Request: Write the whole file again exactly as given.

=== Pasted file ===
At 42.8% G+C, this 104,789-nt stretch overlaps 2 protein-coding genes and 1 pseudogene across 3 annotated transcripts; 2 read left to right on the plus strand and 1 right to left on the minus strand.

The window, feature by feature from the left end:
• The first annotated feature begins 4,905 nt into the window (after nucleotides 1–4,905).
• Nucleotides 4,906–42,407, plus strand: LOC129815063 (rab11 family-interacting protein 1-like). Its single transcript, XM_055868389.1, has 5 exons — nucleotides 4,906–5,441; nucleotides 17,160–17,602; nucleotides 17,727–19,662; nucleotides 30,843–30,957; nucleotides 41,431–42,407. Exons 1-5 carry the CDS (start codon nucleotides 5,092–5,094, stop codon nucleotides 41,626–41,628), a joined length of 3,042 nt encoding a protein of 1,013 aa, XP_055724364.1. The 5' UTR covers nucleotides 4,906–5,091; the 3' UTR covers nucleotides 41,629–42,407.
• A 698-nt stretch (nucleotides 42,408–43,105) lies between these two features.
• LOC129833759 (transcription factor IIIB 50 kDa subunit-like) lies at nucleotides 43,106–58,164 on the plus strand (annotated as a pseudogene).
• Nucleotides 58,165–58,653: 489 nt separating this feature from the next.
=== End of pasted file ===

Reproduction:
At 42.8% G+C, this 104,789-nt stretch overlaps 2 protein-coding genes and 1 pseudogene across 3 annotated transcripts; 2 read left to right on the plus strand and 1 right to left on the minus strand.

The window, feature by feature from the left end:
• The first annotated feature begins 4,905 nt into the window (after nucleotides 1–4,905).
• Nucleotides 4,906–42,407, plus strand: LOC129815063 (rab11 family-interacting protein 1-like). Its single transcript, XM_055868389.1, has 5 exons — nucleotides 4,906–5,441; nucleotides 17,160–17,602; nucleotides 17,727–19,662; nucleotides 30,843–30,957; nucleotides 41,431–42,407. Exons 1-5 carry the CDS (start codon nucleotides 5,092–5,094, stop codon nucleotides 41,626–41,628), a joined length of 3,042 nt encoding a protein of 1,013 aa, XP_055724364.1. The 5' UTR covers nucleotides 4,906–5,091; the 3' UTR covers nucleotides 41,629–42,407.
• A 698-nt stretch (nucleotides 42,408–43,105) lies between these two features.
• LOC129833759 (transcription factor IIIB 50 kDa subunit-like) lies at nucleotides 43,106–58,164 on the plus strand (annotated as a pseudogene).
• Nucleotides 58,165–58,653: 489 nt separating this feature from the next.